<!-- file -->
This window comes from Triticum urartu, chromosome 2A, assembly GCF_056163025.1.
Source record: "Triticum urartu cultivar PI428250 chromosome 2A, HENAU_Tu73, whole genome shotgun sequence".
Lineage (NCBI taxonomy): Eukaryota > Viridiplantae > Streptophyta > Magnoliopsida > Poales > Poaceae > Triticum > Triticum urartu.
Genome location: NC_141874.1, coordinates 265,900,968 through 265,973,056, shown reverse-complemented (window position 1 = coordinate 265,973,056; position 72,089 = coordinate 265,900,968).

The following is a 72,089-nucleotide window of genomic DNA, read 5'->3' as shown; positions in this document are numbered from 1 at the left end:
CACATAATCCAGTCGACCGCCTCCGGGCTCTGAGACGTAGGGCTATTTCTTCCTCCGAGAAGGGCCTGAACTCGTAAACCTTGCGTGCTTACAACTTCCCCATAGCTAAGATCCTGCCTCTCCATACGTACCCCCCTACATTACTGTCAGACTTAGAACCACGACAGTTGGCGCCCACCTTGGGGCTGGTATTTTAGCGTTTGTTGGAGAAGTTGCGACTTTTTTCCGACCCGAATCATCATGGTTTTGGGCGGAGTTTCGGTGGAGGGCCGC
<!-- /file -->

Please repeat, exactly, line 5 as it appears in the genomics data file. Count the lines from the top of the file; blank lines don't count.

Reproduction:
The following is a 72,089-nucleotide window of genomic DNA, read 5'->3' as shown; positions in this document are numbered from 1 at the left end: